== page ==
While there is currently a shortage of long-haul drivers, the problem lies with corporations like Gagan Global that are championing the race to the bottom for American workers. If corporations would treat their employees fairly and offer competitive wages with decent benefit packages, this shortage would disappear. Gagan Global is in the process of applying to the Department of Labor to get H-2B visas for the Indian drivers. H-2B visas are designed to be issued only when there are no qualified and willing U.S. workers available for the job. Gagan acknowledges that no H-2B visas have yet been issued to Indian truck drivers training in India with his company.
Regarding the issuance of H-2B visas, Munroe wrote WND:
Gagan Global has twisted the intent of the H-2B visa program to fit their desire for a fatter bottom line. The assertion that there are no American workers who are willing to take long-haul truck driving jobs is absurd. It would be more accurate to say they do not want to be exploited by taking poor-paying, long-haul jobs at nonunion companies. On the company website, Gagan Global explains why Indian drivers are suitable to help address the shortage in long-haul drivers:
We also found that while the average long-haul truck driver makes between $50,000 and $90,000 a year, these truck drivers make far less, and work a whole lot more. So what we have here are people who are never shy of work, extremely friendly and cooperative, and most of all, tough guys who are more than up to handling the American trucks. Why is Gagan Global so sure the Indian drivers will be able to be successful on U.S. highways? The company website explains the Indian drivers "on an average, have anywhere between 10 and 25 years of experience driving trucks for a living. These drivers have driven long-haul trucks in extreme conditions and terrain and on roads that are anything but like the freeways in the U.S."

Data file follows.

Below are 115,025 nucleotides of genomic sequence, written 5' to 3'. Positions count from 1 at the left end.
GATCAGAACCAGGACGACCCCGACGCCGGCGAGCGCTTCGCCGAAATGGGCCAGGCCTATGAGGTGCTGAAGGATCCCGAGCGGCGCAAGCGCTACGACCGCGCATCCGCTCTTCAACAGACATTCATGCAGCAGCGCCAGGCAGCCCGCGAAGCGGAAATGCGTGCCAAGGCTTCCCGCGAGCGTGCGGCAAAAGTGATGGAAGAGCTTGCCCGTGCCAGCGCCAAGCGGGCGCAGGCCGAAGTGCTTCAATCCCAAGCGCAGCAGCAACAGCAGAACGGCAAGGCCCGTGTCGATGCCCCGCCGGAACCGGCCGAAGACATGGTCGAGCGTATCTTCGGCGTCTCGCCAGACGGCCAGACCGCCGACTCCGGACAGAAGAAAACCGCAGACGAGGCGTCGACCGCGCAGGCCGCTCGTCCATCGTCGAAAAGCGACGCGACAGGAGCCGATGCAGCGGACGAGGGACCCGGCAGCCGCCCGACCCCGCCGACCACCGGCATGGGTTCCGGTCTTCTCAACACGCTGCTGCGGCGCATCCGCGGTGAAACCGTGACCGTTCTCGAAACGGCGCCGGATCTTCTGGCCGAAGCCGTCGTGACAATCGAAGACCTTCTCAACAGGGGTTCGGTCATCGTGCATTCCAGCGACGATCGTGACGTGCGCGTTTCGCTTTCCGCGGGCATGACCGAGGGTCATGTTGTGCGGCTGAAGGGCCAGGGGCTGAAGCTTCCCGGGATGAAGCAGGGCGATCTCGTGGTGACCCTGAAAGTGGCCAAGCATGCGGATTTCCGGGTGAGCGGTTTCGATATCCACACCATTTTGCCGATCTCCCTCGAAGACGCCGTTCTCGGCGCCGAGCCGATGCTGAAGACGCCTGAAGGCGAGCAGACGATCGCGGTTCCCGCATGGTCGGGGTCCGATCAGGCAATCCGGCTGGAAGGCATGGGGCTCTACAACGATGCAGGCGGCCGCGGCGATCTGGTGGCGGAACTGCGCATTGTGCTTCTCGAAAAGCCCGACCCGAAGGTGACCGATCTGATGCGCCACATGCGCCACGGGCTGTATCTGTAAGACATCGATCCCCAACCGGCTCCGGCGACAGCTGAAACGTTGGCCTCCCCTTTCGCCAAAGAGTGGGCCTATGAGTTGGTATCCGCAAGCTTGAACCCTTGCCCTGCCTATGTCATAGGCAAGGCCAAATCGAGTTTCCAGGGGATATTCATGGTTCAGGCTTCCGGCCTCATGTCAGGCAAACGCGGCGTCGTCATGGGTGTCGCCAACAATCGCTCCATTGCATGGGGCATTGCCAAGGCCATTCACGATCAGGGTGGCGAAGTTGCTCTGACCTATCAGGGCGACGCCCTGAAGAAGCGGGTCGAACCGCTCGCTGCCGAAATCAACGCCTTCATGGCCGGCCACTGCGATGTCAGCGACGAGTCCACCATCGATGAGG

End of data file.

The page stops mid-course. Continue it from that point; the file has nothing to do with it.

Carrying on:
The economic incentive for the Indian truck drivers is obvious. Gagan explains:
These [Indian truck drivers] want to work. They want to get into their trucks and work every hour that they are legally allowed to work. They only have a one-year period, plus a one-year extension under their visa to work here. Then they have to go home for six months and apply for a new visa. The Indian truck driver can earn in a day in the U.S. what it may take two months to earn in India. They dont have families here and they don't care about time-off. If the Indian drivers come here work hard, they can go home with maybe $100,000, which is five lifetimes of money back home in India. Gagan explained to WND that his companys goal was not to undercut U.S. truck drivers: